Greg Hickey posted his book in my handy-dandy review request form on my book review request page! My rules for answering a review request are there, if you want to risk it.
Our Dried Voices
Author: Greg Hickey
Ultimately, I was going to read this book because I was requested to do so and it was in a genre I like. When this book came across my lap, at least, I was in a place where I wasn’t getting enough requests to really put me off the trail. That being said, it’s a dystopian future sci-fi, and I’m ok with that.
This book is billed as inspired by classic sci-fi like Wells’s The Time Machine or Huxley’s Brave New World. I absolutely agree that if you like The Time Machine, this book is probably up your alley. Our Dried Voices takes a similar idea from The Time Machine – i.e. that humanity will collectively devolve into helpless, mindless creatures kept safe by old humanity’s successes – but there’s plenty of new, different ideas that you won’t be bored.
If you’re looking for a more modern comparison, I’d like to point you to Liu’s Three Body Problem. Hickey’s Voices is similar to Three Body in that it’s an extensively explored setting that builds with slow exactitude to its final reveal. Liu’s book is probably 4 times the size of Voices, but there’s a lot of explanatory shpiels that build on each other. It’s got that classic sci-fi “boring” to it that I and many fans of the old stuff enjoy. At times it did get excessively dry, but the book was short enough that it didn’t become too tedious.
Another good point in Voices’ favor is the high-quality editing. Though at times the book did fall into purple prose, the sentence structure, spelling, and logical flow of the book was good. I hate that this is something I have to grade in indie books, but I am happy to say that this one did it right!
The reasons this isn’t five stars, though…
This book, like Brave New World, is what I would call “artsy fartsy”. It has a semi-experimental structure wherein the characters say very little. Without much dialogue, it was hard for me to really get into Sam or Penny as fast as I wanted to. I could see what kind of feeling (a sort of “awakening” where the mains go from ignorant to curious) this sort of narration achieved, but it made it somewhat difficult for me to get into the book. They were inoffensive, perfectly fine characters, though. Penny was never an object, and by the time I figured them out, her role was well defined and well done.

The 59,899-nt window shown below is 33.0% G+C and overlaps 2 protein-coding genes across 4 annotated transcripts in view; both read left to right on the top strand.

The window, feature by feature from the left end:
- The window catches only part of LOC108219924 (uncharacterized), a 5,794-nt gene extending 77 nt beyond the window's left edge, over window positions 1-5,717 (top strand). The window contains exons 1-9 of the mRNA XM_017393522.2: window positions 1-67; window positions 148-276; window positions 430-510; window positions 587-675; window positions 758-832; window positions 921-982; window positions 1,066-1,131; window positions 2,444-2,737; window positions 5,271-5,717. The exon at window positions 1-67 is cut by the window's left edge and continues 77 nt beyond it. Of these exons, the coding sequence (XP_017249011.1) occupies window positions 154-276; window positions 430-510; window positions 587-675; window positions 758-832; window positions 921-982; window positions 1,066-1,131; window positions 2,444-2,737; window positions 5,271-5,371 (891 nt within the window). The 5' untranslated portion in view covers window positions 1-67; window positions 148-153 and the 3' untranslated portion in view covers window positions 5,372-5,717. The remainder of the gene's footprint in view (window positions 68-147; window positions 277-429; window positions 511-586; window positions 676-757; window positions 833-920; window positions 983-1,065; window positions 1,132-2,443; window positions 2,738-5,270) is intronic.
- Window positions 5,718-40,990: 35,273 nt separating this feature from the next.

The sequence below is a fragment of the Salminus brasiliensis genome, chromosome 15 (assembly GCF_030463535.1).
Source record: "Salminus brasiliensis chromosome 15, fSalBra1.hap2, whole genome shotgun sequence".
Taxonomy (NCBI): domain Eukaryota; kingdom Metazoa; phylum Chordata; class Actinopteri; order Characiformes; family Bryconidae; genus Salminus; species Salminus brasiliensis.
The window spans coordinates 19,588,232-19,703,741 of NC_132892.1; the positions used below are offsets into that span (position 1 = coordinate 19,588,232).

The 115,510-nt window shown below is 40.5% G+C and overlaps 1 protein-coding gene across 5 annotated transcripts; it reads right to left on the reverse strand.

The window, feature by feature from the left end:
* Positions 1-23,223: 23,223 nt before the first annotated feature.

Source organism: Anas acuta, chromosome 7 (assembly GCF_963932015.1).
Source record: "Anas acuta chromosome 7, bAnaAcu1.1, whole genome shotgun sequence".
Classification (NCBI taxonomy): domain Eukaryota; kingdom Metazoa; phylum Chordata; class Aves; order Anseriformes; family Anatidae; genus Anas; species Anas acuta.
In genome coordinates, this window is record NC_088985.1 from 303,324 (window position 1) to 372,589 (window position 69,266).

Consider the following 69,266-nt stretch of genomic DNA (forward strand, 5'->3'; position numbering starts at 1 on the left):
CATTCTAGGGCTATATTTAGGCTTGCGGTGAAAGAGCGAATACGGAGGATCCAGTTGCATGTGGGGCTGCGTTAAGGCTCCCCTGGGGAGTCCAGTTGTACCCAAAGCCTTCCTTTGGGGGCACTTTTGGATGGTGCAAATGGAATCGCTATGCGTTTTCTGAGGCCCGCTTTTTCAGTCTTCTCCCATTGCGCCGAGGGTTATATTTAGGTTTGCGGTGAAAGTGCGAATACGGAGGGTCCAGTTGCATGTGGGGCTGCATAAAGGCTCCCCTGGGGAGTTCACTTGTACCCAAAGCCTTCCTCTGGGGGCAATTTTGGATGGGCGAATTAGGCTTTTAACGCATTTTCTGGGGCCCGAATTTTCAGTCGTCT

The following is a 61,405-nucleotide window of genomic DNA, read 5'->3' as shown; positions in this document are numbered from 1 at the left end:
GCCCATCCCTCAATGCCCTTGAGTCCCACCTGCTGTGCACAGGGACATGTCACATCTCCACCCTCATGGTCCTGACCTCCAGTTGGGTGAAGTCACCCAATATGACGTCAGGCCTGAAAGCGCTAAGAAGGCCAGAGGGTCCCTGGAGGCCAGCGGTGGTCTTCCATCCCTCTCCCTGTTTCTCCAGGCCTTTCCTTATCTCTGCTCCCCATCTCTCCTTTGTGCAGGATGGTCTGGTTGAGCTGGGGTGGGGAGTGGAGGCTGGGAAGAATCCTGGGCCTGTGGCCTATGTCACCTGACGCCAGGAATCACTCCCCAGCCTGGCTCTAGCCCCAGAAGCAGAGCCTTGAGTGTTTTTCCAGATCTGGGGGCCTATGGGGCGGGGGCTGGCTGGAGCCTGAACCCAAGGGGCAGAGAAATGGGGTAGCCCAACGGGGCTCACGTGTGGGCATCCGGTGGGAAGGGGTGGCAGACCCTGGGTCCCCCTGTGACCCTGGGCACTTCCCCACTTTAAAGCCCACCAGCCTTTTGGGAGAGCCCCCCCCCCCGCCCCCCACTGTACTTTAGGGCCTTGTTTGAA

The mystery elements were also not quite up my alley. Some of the mystery was easy enough that I questioned what the main character was thinking, some of it was a stretch even after it was explained, and some of it didn’t make sense how the character put together the clues.
4/5 Discoball Snowcones
The plot was relatively simple, and most of it could be guessed, but that’s not something you really have a problem with in sci-fi. It did build logically, and for that I commend it.
However, I must say that the bulk of the chapters were similar to one-off MacGuyver problems. Some of them – like fixing a bridge – were somewhat interesting, but others – like the “food box” where they collected the humans’ food to fairly redistribute it – was frustrating. Other problems didn’t make so much sense, but they tended to contribute to the overall plot.
As I said in the non-spoilers review, there was a mystery element. In the course of solving problems, the main character Samuel came across messages from a mysterious, possibly villainous, personages. While it was a clever idea, I thought these messages weren’t incorporated very well. They seemed a bit of a nonsense puzzle on top of all the other survival puzzles.
Anyway, the point is if you like classic sci-fi, this might be a pick for you.
It’s time for the last of my indie sci-fi reviews – Dust & Lightning!